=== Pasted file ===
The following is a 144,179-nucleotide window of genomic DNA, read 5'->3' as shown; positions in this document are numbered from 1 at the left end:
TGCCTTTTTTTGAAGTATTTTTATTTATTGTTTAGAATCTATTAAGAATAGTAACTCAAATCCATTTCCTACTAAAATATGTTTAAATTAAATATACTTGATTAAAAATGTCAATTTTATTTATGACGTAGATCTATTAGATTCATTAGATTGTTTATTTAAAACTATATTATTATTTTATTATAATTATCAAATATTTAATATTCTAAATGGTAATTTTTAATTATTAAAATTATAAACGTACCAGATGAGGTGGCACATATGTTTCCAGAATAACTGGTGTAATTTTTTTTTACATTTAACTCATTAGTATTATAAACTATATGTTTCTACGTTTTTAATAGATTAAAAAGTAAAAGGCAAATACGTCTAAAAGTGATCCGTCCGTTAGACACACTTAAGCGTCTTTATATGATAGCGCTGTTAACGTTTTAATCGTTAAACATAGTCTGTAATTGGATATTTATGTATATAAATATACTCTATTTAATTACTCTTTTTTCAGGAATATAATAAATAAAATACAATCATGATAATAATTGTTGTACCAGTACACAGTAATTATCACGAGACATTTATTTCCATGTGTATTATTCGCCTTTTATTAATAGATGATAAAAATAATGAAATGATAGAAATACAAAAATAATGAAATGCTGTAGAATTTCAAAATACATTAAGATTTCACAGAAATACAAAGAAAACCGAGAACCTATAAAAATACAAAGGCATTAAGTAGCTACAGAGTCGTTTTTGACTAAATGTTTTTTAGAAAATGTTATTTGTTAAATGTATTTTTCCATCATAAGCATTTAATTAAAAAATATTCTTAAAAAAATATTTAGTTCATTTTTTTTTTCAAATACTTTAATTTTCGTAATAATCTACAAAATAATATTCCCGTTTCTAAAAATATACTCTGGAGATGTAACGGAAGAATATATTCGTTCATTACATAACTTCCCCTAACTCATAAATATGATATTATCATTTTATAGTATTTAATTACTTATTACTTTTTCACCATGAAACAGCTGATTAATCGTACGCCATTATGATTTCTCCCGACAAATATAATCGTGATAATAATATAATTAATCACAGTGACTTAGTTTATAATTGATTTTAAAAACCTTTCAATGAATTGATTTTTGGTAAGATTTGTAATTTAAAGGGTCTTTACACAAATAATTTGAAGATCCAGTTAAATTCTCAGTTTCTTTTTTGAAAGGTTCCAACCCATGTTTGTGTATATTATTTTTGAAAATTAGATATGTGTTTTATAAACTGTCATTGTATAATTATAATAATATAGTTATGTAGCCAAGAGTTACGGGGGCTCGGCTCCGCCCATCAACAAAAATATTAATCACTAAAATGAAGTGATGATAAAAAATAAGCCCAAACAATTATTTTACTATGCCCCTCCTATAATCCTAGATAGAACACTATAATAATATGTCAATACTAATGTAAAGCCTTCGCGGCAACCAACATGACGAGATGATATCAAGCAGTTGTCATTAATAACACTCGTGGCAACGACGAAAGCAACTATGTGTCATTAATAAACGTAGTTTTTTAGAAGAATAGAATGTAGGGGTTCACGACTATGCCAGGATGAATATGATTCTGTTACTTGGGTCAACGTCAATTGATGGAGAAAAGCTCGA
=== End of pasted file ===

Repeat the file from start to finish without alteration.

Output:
The following is a 144,179-nucleotide window of genomic DNA, read 5'->3' as shown; positions in this document are numbered from 1 at the left end:
TGCCTTTTTTTGAAGTATTTTTATTTATTGTTTAGAATCTATTAAGAATAGTAACTCAAATCCATTTCCTACTAAAATATGTTTAAATTAAATATACTTGATTAAAAATGTCAATTTTATTTATGACGTAGATCTATTAGATTCATTAGATTGTTTATTTAAAACTATATTATTATTTTATTATAATTATCAAATATTTAATATTCTAAATGGTAATTTTTAATTATTAAAATTATAAACGTACCAGATGAGGTGGCACATATGTTTCCAGAATAACTGGTGTAATTTTTTTTTACATTTAACTCATTAGTATTATAAACTATATGTTTCTACGTTTTTAATAGATTAAAAAGTAAAAGGCAAATACGTCTAAAAGTGATCCGTCCGTTAGACACACTTAAGCGTCTTTATATGATAGCGCTGTTAACGTTTTAATCGTTAAACATAGTCTGTAATTGGATATTTATGTATATAAATATACTCTATTTAATTACTCTTTTTTCAGGAATATAATAAATAAAATACAATCATGATAATAATTGTTGTACCAGTACACAGTAATTATCACGAGACATTTATTTCCATGTGTATTATTCGCCTTTTATTAATAGATGATAAAAATAATGAAATGATAGAAATACAAAAATAATGAAATGCTGTAGAATTTCAAAATACATTAAGATTTCACAGAAATACAAAGAAAACCGAGAACCTATAAAAATACAAAGGCATTAAGTAGCTACAGAGTCGTTTTTGACTAAATGTTTTTTAGAAAATGTTATTTGTTAAATGTATTTTTCCATCATAAGCATTTAATTAAAAAATATTCTTAAAAAAATATTTAGTTCATTTTTTTTTTCAAATACTTTAATTTTCGTAATAATCTACAAAATAATATTCCCGTTTCTAAAAATATACTCTGGAGATGTAACGGAAGAATATATTCGTTCATTACATAACTTCCCCTAACTCATAAATATGATATTATCATTTTATAGTATTTAATTACTTATTACTTTTTCACCATGAAACAGCTGATTAATCGTACGCCATTATGATTTCTCCCGACAAATATAATCGTGATAATAATATAATTAATCACAGTGACTTAGTTTATAATTGATTTTAAAAACCTTTCAATGAATTGATTTTTGGTAAGATTTGTAATTTAAAGGGTCTTTACACAAATAATTTGAAGATCCAGTTAAATTCTCAGTTTCTTTTTTGAAAGGTTCCAACCCATGTTTGTGTATATTATTTTTGAAAATTAGATATGTGTTTTATAAACTGTCATTGTATAATTATAATAATATAGTTATGTAGCCAAGAGTTACGGGGGCTCGGCTCCGCCCATCAACAAAAATATTAATCACTAAAATGAAGTGATGATAAAAAATAAGCCCAAACAATTATTTTACTATGCCCCTCCTATAATCCTAGATAGAACACTATAATAATATGTCAATACTAATGTAAAGCCTTCGCGGCAACCAACATGACGAGATGATATCAAGCAGTTGTCATTAATAACACTCGTGGCAACGACGAAAGCAACTATGTGTCATTAATAAACGTAGTTTTTTAGAAGAATAGAATGTAGGGGTTCACGACTATGCCAGGATGAATATGATTCTGTTACTTGGGTCAACGTCAATTGATGGAGAAAAGCTCGA